Crelate was founded by seasoned product designers, graphic artists, developers and enterprise quality consultants.  I myself am actually a visual arts major, turned software developer, and entrepreneur.  Through my years of experience in the field I have learned a very important rule of solution design: If software doesn’t get used, it’s not worth very much.  I personally have been a part of many “system replacement” projects where we were called in to replace whatever rarely used and antiquated CRM or custom-built process automation system a company had.  After seeing this time and time again, you are able to do your own root cause analysis of the problem and you begin to realize that most of the time, the problem isn’t the engineering or the software, it’s that the developers did one of the worst things they could do: exactly what they were told.  They built-in every business rule, workflow step, bell, whistle, required field and added every custom field that every manager, executive or end-user with an opinion wanted.  The results were an often unusable mess.  It’s not easy to keep the balance between form and function; especially as the amount of functions grow.  We certainly aren’t perfect here, but we are on a journey to continually strike that balance.  To help guide us, we developed the following rules of design that we apply to every feature we build.

Crelate’s Rules of UX Design

1 – Don’t create work for users

Instead, reduce steps whenever possible, let the user contextually decide if automation make sense and if automation is used, do whatever you can to let the user skip it if it turns out to not be helpful. I have seen time and time again, systems that actually create more work than they save.  Often it starts out subtle, a reminder, or an auto-generated task – what starts out as a drizzle, can quickly turn into a deluge.  Automation can quickly become automatic work generation, assignments for users to complete (whether it’s actually important or not to a particular situation), mountains of parsed stuff that invariably requires cleanup… you might know the feeling if you have ever thought “stop helping me” from your CRM or ATS.

2 – Don’t fight complexity with complexity

Instead, fight complexity with simplicity. This one is critical and it’s fundamental to how we tackle problems.  And frankly, it’s a lot easier said than done, but we feel we do a great job of this in our approach to workflow, resume parsing, search, tagging and much more.  This is, of course, not to say that the solution internally is simple, we might write a mountain of code to make something appear simply to a user – but that’s the point.  It’s simple to the user, but still yields the intended benefit.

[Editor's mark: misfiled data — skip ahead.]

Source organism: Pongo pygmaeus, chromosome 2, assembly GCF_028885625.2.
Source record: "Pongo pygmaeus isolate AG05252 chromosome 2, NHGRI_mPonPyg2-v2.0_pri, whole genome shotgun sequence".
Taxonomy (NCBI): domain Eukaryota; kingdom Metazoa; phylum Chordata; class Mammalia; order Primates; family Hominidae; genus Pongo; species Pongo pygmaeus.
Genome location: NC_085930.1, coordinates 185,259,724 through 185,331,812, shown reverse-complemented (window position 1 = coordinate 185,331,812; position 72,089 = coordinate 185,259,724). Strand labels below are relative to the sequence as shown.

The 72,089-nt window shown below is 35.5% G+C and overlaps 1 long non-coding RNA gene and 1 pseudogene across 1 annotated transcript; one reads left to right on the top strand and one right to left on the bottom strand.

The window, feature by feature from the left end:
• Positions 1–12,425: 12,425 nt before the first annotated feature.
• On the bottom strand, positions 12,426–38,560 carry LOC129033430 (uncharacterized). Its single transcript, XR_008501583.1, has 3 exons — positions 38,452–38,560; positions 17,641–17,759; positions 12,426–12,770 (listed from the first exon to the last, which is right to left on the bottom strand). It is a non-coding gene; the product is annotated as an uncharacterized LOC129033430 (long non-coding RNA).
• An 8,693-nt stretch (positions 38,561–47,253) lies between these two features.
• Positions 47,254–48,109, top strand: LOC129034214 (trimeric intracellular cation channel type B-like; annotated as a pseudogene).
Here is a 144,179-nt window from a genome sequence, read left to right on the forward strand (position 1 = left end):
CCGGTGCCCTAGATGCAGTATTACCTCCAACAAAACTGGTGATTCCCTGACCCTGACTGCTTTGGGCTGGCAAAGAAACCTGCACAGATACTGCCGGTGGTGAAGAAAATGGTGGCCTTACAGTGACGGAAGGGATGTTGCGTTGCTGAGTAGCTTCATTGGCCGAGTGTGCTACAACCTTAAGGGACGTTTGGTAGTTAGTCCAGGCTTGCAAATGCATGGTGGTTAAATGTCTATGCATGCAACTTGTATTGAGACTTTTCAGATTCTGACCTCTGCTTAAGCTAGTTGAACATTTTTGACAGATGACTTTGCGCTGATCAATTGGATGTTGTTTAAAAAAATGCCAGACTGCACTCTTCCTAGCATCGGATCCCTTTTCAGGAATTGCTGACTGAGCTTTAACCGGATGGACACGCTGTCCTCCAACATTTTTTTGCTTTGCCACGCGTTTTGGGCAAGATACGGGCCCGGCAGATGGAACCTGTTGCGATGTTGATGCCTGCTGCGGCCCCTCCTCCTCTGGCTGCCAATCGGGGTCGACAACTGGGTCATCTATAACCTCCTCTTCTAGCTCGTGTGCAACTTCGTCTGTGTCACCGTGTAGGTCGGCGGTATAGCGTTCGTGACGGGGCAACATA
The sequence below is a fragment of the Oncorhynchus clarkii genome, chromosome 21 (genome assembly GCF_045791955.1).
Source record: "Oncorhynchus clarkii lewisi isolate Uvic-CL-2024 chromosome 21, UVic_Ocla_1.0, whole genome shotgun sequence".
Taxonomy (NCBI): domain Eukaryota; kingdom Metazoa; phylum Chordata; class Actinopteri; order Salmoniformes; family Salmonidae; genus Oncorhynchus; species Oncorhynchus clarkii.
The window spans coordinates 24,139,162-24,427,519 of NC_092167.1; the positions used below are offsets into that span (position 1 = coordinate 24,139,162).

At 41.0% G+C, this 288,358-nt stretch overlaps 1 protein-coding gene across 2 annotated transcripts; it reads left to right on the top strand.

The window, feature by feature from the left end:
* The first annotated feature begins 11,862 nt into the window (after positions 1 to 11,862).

3 – Don’t require fields

Instead embrace a non-linear workflow and allow the user to make mistakes or change their minds. Also, don’t obligate users to fill in certain fields, but let them fill in what they know when they know it and fix it later…the software should just deal with it and get out of the way. We put in a lot of thought and have written a ridiculous amount of code for this very purpose.

4 – Don’t confuse visual design with experience design

Instead, use them together and in the right amounts to create something beautiful and elegant. Getting these topics confused is quiet common, but the result can be liked to putting lipstick on a pig.  A beautiful user interface, with nice icons and gorgeous colors won’t make it usable if it doesn’t follow our previous three rules.  You might know what this feels like if you have ever said described a product as “It looks nice but…”

Is Crelate perfectly achieving these goals?  Absolutely not, but that’s not the point.  What is important is that we are self-aware of the challenge before us.  We humbly take pride in the journey.  And it appears to be working, customers tell us over and over how our user experience is way better than most products out there.  They also tell us where we might improve; and we listen, we reflect, and we respond with continual and measured progress every release.